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Facts About the Dwarf Crocodile

Kulbhushaan Raghuvanshi
The dwarf crocodile is the smallest member of the crocodile family. Due to their small size, they move slowly in comparison to other large crocodiles on land, but are as aggressive as any other crocodile species. They primarily hunt at night, and spend their day relaxing in stream-side burrows. Let's get to know a little bit more about this crocodile.

Did You Know?

Dwarf crocodiles possess extra flaps of skin which cover their windpipe when they are underwater. These flaps stop water from entering the windpipe when they open their mouth to catch prey.
In addition to its small size, the most distinctive feature of the dwarf crocodile is its short broad snout, and heavily armored scales that cover its entire body. These protective scales aren't found in other large crocodiles.
Due to these physical aspects, the dwarf crocodile is known by many names, including Broad-Snouted Crocodile, Black Crocodile, and Bony Crocodile.
These species are further divided in two categories: the West African Dwarf Crocodile (Osteolaemus tetraspis tetraspis), and the Congo Dwarf Crocodile (Osteolaemus tetraspis osborni). Both these subspecies are distinguished by their physical appearance and behavior.

Classification of the Dwarf Crocodile

Kingdom: Animalia

Phylum: Chordata

Class: Sauropsida

Order: Crocodilia

Family: Crocodylidae

Genus: Osteolaemus

Distribution and Habitat

These crocodiles can only be found in the regions of West and Central Africa - Congo, Gambia, Ghana, Cameroon, Guinea, Nigeria, Senegal, and Sierra Leone.
However, the numbers vary significantly along these regions. As mentioned before, dwarf crocodiles prefer living in permanent swamps and rainforest rivers.

Anatomy and Appearance

The dwarf crocodile grows to almost 1.6 meters in length, but wildlife experts have also reported spotting members reaching a length of 1.9 meters.
Adults weigh between 45 to 70 pounds. The heavily-armored crocodile features a black back, with yellow sides and underbelly. The armored scales don't just protect the animal from injury, they also protect the skin from sunburn.
The eyes and nostrils are located on the top of the head, enabling the crocodile to keep a watch for both its prey and predator. Adult dwarf crocodiles can hold their breath for at least an hour underwater.


The dwarf crocodile is a carnivore, and primarily hunts smaller animals.
It prefers eating fish, frogs, toad, birds, rats, and crustaceans. It can also eat carrion in times of food shortage. As the dwarf crocodile is unable to chew its own food, it uses its strong jaw to kill the prey, and devour it immediately to swallow it whole.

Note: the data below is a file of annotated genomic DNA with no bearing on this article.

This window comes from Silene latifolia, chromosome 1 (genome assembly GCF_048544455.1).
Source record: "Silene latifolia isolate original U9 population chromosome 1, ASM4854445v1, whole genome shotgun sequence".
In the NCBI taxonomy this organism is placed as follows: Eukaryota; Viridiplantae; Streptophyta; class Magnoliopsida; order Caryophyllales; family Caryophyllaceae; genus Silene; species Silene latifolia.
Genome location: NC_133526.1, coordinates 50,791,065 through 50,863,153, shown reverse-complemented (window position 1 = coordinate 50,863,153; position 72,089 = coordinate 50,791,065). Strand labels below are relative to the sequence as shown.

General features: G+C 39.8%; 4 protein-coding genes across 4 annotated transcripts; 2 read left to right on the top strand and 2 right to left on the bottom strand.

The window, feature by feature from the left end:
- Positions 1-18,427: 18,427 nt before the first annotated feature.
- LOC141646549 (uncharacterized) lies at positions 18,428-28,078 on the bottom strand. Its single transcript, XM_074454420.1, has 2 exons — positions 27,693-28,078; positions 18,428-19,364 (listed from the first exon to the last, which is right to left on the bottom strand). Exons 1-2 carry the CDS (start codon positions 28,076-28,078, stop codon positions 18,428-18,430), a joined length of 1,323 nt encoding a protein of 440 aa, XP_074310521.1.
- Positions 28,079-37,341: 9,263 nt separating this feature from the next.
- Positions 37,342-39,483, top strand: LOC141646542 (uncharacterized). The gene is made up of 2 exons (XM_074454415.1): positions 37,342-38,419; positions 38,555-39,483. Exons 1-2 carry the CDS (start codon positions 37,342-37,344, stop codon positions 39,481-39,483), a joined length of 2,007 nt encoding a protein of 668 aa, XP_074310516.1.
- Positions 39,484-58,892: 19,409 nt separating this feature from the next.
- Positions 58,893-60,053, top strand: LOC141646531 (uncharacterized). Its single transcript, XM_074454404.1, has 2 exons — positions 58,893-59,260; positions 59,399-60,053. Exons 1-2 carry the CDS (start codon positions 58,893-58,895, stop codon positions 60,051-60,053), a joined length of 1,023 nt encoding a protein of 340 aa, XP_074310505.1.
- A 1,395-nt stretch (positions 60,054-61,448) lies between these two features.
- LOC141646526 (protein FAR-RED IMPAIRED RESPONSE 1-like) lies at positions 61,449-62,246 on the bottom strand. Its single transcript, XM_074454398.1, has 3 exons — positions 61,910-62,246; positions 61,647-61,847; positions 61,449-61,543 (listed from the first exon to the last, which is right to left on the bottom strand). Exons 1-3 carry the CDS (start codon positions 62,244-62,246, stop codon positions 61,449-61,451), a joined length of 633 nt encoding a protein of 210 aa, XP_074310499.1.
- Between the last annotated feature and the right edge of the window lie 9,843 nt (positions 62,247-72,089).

Their old teeth are replaced by new ones after regular intervals. They are also known to change their diet according to seasons. For example, during the wet season they primarily feed on fish, but as the dry season approaches, they turn their attention to crustaceans.

Reproduction and Breeding

The breeding season lasts from May to June, during which a male will mate with multiple females who occupy his territory. Adults become sexually mature between 5 to 6 years. Females breed once a year, and lay 10 to 20 eggs.
They usually build their nest around water, and it consists of wet, decaying vegetation that keep the eggs warm as time passes. The incubation period lasts 3 months, during which females guard their eggs fiercely. After the eggs hatch, the young ones call out to their mother, and she carefully picks them out from the nest.
The mother carefully carries the young ones in her jaws, and releases them in water. Although the young ones become independent quickly, some of them stay close to the mother for safety.

Predators and Threat

Despite being a ferocious predator, the dwarf crocodile is an easy target for its bigger cousins due to its small size. Juvenile crocodiles and eggs are hunted by various birds, large animals, and reptiles. However, the biggest threat to this beautiful reptile is man.
Extensive deforestation has resulted in habitat destruction, forcing them to move to dry land, making them easy targets for poachers and locals who hunt them for their skin and meat.
The IUCN currently lists the dwarf crocodile as a vulnerable species. There are approximately 35,000 to 100,000 members left in the wild. Certain African regions still boast an impressive number; however, population has been affected severely due to human interference in their habitat.